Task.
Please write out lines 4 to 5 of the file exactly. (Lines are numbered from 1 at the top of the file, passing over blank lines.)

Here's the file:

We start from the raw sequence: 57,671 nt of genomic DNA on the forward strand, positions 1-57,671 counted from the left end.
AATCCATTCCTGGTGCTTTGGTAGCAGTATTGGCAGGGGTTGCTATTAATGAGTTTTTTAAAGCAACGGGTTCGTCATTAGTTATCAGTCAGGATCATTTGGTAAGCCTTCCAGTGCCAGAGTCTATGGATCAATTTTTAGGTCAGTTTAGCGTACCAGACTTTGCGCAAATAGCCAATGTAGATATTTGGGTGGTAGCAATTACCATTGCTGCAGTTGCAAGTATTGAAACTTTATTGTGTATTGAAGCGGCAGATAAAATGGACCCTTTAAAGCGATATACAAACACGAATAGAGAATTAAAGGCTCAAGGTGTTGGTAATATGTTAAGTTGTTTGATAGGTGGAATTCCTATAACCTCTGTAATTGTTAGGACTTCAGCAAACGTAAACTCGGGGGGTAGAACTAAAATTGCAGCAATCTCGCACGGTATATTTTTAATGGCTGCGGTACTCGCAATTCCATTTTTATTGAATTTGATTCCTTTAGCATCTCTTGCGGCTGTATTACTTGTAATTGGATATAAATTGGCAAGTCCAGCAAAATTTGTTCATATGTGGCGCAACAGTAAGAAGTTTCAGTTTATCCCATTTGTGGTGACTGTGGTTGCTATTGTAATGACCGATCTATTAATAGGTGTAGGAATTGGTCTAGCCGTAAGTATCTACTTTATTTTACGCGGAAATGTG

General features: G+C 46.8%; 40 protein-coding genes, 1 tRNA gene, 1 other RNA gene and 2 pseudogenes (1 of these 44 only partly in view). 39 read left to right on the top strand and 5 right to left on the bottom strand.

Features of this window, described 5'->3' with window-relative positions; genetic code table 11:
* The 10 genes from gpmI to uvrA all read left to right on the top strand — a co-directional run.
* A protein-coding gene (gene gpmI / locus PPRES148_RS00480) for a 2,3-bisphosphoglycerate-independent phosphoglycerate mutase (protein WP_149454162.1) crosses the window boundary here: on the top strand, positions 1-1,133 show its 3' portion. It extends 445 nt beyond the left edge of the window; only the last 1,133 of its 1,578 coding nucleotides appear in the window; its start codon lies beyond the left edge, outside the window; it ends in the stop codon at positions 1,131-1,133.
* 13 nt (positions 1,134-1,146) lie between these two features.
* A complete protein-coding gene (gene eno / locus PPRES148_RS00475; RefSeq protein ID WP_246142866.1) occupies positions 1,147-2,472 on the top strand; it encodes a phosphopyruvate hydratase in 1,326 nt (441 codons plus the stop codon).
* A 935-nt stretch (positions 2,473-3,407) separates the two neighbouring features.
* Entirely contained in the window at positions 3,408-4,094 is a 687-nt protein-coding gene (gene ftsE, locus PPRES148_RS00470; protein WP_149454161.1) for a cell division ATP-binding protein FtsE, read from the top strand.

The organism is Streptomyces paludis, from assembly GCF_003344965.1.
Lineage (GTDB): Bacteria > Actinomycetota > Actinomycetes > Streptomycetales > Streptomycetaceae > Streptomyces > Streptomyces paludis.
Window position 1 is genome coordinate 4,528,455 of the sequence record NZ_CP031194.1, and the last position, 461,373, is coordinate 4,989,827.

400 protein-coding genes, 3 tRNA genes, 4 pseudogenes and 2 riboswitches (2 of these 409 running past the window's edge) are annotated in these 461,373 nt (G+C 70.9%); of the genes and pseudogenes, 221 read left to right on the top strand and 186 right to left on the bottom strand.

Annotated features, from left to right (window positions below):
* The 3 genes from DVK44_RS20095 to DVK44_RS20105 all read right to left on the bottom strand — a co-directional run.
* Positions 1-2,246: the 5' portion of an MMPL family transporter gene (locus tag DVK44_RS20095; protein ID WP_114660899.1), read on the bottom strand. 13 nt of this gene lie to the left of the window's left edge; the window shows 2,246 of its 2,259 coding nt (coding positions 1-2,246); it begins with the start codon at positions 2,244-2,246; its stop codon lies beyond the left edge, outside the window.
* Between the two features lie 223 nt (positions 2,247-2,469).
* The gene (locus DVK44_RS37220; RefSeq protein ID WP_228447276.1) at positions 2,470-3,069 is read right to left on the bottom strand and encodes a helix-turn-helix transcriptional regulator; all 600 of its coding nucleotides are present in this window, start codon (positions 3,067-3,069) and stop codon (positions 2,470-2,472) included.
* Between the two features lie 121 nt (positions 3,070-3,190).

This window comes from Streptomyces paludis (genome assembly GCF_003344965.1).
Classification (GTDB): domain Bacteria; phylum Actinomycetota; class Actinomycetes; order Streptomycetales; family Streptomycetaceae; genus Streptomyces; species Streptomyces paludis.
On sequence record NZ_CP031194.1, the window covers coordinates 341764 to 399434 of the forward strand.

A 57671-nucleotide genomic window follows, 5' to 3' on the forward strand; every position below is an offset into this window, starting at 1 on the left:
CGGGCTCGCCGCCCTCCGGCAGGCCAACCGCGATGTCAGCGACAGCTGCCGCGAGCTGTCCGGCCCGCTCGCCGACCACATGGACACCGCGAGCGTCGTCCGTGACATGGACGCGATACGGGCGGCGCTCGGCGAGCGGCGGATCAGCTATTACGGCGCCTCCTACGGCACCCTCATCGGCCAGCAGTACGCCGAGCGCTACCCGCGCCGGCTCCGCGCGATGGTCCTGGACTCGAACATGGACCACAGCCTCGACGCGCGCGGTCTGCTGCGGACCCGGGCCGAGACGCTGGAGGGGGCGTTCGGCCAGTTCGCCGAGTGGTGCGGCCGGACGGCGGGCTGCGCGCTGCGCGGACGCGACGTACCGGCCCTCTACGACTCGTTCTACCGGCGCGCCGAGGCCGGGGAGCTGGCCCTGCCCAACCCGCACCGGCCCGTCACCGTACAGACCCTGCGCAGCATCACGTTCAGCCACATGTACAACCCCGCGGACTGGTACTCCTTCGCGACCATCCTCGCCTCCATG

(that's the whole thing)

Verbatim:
Features of this window, described 5'->3' with window-relative positions; genetic code table 11:
* The 10 genes from gpmI to uvrA all read left to right on the top strand — a co-directional run.